The Eko Core digital stethoscope that we covered earlier this spring has received FDA approval. This is a significant upgrade to one of the oldest and most familiar pieces of medical equipment. The device fits onto any standard analog stethoscope, which can still be used in the traditional manner. A press of the button, however, will amplify the sound and wirelessly stream the data to a smartphone, tablet or other device using a Bluetooth connection.
The system can filter out ambient noise. The apps make it easy to visualize the sounds, and the information can be synced to a patient’s electronic health record (EHR), saving time for healthcare professionals and making it easier to share the data with others. The app is designed to be HIPAA-compliant, keeping the patient’s data secure.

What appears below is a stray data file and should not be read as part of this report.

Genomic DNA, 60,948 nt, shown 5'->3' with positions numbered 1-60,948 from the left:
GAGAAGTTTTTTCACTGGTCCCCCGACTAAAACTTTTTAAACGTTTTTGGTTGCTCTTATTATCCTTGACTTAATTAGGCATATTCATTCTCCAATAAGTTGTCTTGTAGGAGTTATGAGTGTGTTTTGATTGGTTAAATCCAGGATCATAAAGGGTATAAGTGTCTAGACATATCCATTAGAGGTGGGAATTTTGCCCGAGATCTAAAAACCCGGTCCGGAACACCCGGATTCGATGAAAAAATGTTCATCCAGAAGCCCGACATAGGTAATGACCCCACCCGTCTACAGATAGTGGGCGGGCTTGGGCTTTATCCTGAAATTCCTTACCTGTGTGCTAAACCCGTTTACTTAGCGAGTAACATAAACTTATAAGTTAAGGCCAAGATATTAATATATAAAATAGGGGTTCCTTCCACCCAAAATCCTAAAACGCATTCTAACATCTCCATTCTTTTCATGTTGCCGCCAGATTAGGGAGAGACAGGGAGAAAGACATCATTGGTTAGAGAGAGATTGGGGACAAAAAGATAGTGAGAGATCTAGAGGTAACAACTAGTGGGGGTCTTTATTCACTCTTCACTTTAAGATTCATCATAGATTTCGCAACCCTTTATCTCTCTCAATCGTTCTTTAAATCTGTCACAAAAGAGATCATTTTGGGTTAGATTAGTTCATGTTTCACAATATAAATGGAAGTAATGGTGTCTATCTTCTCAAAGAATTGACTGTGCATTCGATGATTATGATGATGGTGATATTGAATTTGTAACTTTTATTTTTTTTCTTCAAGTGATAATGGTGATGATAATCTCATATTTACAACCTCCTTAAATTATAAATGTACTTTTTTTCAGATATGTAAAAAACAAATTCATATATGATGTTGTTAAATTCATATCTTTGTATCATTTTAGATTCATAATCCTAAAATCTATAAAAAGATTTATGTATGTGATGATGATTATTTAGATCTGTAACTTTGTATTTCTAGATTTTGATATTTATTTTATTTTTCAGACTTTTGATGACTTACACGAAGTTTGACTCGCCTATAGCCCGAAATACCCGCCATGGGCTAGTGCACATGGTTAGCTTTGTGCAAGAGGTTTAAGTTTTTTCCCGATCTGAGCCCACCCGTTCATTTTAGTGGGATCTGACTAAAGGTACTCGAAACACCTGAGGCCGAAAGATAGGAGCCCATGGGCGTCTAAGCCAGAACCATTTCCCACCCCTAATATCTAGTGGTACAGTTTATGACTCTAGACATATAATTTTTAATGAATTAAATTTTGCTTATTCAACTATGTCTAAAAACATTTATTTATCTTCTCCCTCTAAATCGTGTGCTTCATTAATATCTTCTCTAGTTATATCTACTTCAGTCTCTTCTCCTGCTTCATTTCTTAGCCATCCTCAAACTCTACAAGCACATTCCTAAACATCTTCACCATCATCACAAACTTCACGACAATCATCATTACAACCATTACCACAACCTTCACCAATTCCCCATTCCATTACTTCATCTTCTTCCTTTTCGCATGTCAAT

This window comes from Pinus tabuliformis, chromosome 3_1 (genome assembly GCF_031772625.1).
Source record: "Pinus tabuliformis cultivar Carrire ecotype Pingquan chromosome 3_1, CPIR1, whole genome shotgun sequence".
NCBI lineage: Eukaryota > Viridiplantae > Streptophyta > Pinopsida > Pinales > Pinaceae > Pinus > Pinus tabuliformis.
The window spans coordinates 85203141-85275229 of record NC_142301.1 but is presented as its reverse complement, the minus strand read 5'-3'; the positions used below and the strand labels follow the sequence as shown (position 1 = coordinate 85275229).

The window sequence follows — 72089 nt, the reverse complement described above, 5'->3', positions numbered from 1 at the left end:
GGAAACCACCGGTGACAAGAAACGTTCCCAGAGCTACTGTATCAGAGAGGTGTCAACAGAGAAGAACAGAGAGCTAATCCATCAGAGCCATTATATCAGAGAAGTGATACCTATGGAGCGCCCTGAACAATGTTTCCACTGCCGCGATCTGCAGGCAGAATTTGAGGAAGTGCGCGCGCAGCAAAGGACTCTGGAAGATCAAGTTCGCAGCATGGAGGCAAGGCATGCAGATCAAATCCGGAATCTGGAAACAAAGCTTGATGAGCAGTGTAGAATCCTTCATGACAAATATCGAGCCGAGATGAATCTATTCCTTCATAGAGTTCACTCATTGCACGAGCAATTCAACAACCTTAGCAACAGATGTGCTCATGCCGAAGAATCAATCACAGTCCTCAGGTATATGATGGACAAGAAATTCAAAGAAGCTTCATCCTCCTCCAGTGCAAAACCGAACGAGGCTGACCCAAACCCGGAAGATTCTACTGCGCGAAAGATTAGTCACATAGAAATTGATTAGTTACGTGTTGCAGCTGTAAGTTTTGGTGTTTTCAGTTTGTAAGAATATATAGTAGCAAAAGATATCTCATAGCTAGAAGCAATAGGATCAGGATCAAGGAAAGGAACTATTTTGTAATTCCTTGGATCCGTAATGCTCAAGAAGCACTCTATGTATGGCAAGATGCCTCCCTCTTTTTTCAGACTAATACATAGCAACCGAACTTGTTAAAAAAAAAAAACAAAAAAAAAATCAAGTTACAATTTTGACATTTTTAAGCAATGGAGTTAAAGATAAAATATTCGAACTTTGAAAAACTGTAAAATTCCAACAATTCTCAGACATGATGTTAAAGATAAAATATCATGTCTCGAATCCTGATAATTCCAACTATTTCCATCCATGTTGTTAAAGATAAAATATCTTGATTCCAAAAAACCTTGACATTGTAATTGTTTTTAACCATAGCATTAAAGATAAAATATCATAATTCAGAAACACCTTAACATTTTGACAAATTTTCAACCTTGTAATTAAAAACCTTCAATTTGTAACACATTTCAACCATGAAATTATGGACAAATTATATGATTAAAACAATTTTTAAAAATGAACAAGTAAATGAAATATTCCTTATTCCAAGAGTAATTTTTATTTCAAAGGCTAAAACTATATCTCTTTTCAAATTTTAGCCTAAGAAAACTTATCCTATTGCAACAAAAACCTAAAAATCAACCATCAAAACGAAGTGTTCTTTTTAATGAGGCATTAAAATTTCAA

The Eko Core will be deployed to the internal medicine residents at the Stanford University Department of Medicine as part of an ongoing pilot program. The company is also working on software that will automatically analyze heart beat information against a database of records, and match the results to provide a diagnosis. This is still under development, and is expected to undergo FDA review and field trials before it will be incorporated in the Eko Core app.